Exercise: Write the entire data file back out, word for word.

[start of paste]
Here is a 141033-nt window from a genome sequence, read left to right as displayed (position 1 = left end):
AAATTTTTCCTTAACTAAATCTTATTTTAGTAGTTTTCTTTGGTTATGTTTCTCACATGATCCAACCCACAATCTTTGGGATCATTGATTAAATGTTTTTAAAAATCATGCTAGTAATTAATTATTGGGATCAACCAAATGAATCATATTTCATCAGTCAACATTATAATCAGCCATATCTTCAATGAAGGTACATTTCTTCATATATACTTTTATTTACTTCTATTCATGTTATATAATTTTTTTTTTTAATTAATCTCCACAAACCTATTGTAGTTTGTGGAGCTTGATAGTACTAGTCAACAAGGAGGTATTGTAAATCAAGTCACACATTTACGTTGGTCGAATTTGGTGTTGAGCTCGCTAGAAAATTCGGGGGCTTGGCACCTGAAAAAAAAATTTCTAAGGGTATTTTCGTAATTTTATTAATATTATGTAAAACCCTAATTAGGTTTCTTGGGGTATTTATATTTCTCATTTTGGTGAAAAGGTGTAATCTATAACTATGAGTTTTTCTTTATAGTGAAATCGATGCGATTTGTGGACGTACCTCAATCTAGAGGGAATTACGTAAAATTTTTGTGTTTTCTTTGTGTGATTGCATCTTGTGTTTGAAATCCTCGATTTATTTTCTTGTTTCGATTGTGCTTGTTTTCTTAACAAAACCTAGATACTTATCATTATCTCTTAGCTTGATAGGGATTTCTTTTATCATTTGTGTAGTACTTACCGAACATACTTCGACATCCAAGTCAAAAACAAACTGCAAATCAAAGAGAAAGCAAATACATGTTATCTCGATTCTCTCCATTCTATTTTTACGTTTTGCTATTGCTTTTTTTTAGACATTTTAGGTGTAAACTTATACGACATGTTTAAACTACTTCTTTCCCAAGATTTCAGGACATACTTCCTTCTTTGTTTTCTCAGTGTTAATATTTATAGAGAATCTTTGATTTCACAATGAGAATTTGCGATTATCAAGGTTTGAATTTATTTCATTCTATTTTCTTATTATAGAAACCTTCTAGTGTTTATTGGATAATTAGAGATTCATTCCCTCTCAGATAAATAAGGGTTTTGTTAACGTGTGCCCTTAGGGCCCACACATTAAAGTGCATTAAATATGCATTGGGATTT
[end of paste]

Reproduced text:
Here is a 141033-nt window from a genome sequence, read left to right as displayed (position 1 = left end):
AAATTTTTCCTTAACTAAATCTTATTTTAGTAGTTTTCTTTGGTTATGTTTCTCACATGATCCAACCCACAATCTTTGGGATCATTGATTAAATGTTTTTAAAAATCATGCTAGTAATTAATTATTGGGATCAACCAAATGAATCATATTTCATCAGTCAACATTATAATCAGCCATATCTTCAATGAAGGTACATTTCTTCATATATACTTTTATTTACTTCTATTCATGTTATATAATTTTTTTTTTTAATTAATCTCCACAAACCTATTGTAGTTTGTGGAGCTTGATAGTACTAGTCAACAAGGAGGTATTGTAAATCAAGTCACACATTTACGTTGGTCGAATTTGGTGTTGAGCTCGCTAGAAAATTCGGGGGCTTGGCACCTGAAAAAAAAATTTCTAAGGGTATTTTCGTAATTTTATTAATATTATGTAAAACCCTAATTAGGTTTCTTGGGGTATTTATATTTCTCATTTTGGTGAAAAGGTGTAATCTATAACTATGAGTTTTTCTTTATAGTGAAATCGATGCGATTTGTGGACGTACCTCAATCTAGAGGGAATTACGTAAAATTTTTGTGTTTTCTTTGTGTGATTGCATCTTGTGTTTGAAATCCTCGATTTATTTTCTTGTTTCGATTGTGCTTGTTTTCTTAACAAAACCTAGATACTTATCATTATCTCTTAGCTTGATAGGGATTTCTTTTATCATTTGTGTAGTACTTACCGAACATACTTCGACATCCAAGTCAAAAACAAACTGCAAATCAAAGAGAAAGCAAATACATGTTATCTCGATTCTCTCCATTCTATTTTTACGTTTTGCTATTGCTTTTTTTTAGACATTTTAGGTGTAAACTTATACGACATGTTTAAACTACTTCTTTCCCAAGATTTCAGGACATACTTCCTTCTTTGTTTTCTCAGTGTTAATATTTATAGAGAATCTTTGATTTCACAATGAGAATTTGCGATTATCAAGGTTTGAATTTATTTCATTCTATTTTCTTATTATAGAAACCTTCTAGTGTTTATTGGATAATTAGAGATTCATTCCCTCTCAGATAAATAAGGGTTTTGTTAACGTGTGCCCTTAGGGCCCACACATTAAAGTGCATTAAATATGCATTGGGATTT